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Thermal death kinetics of fifth-instar Plodia interpunctella (Lepidoptera: Pyralidae)

Permanent URL:
http://handle.nal.usda.gov/10113/29176
File:
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Abstract:
Heat treatments have been suggested as alternatives to chemical fumigants for control of postharvest insects in dried fruits and nuts. Conventional forced hot air treatments heat product too slowly to be practical, but radio frequency treatments are capable of more rapid product heating. While developing radio frequency heat treatments for dried fruits and nuts, the heat tolerance of nondiapausing and diapausing fifth-instar larvae of the Indianmeal moth, Plodia interpunctella (Hubner), was determined using a heating block system developed by Washington State University. Both a 0.5th order kinetic model and a classical empirical model were used to estimate lethal exposure times for temperatures of 44-52°C for nondiapausing fifth-instar larvae. We obtained 95% mortality at exposures suitable for practical radio frequency treatments (less than or equal to 5 min) with temperatures of 50 and 52°C. Diapausing larvae were significantly more tolerant than nondiapausing larvae at the lowest treatment temperature and shortest exposure, but differences were not significant at more extreme temperature-time combinations. Previous studies showed that fifth-instar larvae of the navel orangeworm, Amyelois transitella (Walker), were more heat tolerant than either diapausing or nondiapausing Indianmeal moth larvae. Consequently, efficacious treatments for navel orangeworm would also control Indianmeal moth.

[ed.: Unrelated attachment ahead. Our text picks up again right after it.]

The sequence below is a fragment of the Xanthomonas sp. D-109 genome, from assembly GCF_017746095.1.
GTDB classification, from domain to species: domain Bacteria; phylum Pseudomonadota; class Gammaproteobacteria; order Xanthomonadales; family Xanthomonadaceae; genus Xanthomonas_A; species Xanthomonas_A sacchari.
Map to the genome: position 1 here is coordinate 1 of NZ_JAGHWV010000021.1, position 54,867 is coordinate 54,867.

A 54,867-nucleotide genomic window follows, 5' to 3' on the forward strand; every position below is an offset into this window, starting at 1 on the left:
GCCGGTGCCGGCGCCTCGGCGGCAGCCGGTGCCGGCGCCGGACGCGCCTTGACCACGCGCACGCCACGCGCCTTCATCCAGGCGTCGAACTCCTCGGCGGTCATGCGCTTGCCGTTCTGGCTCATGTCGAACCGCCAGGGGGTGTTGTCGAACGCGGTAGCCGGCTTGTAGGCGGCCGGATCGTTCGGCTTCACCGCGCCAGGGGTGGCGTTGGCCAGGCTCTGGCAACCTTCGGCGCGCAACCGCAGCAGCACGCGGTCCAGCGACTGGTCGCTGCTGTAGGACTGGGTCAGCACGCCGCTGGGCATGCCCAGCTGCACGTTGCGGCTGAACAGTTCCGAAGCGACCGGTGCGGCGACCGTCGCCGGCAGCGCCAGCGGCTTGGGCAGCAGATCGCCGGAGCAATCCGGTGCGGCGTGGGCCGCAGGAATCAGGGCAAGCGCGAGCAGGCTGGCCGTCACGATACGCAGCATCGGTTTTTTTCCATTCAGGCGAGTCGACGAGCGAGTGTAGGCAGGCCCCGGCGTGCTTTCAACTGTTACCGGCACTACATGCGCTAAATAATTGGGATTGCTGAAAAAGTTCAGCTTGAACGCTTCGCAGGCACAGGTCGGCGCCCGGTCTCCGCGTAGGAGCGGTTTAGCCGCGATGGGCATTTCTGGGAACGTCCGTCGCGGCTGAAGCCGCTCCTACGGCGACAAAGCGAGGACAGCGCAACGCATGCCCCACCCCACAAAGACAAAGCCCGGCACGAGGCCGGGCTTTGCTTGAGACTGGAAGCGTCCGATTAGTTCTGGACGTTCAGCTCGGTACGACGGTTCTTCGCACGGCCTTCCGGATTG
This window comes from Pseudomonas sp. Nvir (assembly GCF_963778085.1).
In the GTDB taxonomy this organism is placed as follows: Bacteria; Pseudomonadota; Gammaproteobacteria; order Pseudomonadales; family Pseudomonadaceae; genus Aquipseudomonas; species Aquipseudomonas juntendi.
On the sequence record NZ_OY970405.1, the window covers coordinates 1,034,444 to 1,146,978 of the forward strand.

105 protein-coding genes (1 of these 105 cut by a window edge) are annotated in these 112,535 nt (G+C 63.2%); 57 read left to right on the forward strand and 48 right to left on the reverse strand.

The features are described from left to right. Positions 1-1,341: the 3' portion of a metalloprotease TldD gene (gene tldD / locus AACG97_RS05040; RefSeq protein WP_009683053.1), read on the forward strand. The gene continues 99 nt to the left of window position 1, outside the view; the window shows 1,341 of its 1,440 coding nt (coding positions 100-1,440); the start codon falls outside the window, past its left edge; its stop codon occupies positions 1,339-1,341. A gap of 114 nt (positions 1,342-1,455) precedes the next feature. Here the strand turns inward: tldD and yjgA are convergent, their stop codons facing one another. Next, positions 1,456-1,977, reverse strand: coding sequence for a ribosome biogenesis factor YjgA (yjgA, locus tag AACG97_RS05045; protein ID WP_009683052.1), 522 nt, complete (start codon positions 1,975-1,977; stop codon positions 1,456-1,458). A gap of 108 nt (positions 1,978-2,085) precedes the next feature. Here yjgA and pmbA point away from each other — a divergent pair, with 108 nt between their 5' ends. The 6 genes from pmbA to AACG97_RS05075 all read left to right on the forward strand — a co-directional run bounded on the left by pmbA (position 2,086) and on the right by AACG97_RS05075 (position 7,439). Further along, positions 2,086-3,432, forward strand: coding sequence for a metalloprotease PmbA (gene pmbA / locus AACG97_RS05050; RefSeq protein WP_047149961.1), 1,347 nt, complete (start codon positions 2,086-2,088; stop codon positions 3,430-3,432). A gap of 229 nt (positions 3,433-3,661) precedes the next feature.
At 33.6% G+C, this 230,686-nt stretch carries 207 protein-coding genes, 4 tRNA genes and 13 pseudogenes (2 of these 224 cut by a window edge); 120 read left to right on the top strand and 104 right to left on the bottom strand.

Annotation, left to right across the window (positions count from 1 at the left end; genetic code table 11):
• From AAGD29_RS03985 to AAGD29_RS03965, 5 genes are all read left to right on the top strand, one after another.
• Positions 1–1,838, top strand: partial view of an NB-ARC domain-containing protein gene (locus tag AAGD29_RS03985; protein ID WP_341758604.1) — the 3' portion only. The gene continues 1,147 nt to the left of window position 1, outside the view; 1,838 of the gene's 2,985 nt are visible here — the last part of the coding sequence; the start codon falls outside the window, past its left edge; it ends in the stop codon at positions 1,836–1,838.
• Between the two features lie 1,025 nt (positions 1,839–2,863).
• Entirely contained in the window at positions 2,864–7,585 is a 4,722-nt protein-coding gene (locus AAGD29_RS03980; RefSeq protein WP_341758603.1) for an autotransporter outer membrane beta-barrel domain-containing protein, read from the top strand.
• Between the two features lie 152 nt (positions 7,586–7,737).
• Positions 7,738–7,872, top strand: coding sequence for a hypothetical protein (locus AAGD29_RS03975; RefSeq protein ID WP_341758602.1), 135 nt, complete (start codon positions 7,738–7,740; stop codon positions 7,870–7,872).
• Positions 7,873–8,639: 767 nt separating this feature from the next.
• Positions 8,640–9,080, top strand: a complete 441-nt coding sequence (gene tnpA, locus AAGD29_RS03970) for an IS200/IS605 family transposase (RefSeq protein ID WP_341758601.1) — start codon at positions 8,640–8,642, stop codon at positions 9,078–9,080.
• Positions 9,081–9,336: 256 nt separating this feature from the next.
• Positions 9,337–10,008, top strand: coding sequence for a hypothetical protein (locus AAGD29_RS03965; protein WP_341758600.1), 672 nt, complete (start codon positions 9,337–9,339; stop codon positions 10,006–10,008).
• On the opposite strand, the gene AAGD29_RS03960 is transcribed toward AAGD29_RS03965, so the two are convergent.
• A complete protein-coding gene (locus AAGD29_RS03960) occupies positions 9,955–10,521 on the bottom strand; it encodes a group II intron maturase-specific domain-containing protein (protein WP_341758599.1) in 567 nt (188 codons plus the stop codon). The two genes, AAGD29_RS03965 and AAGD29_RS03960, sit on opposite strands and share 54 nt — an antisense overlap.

Author(s):
Johnson, J.A. , Wang, S. , Tang, J.
Subject(s):
heat treatment , radio waves , insect control , temperature , duration , heat tolerance , mortality , mathematical models , diapause , stored product protection
Format:
p. 519-524.
Note:
Includes references
Source:
Journal of economic entomology 2003 Apr., v. 96, no. 2
Language:
English
Year:
2003
Collection:
Journal Articles, USDA Authors, Peer-Reviewed
Rights:
Works produced by employees of the U.S. Government as part of their official duties are not copyrighted within the U.S. The content of this document is not copyrighted.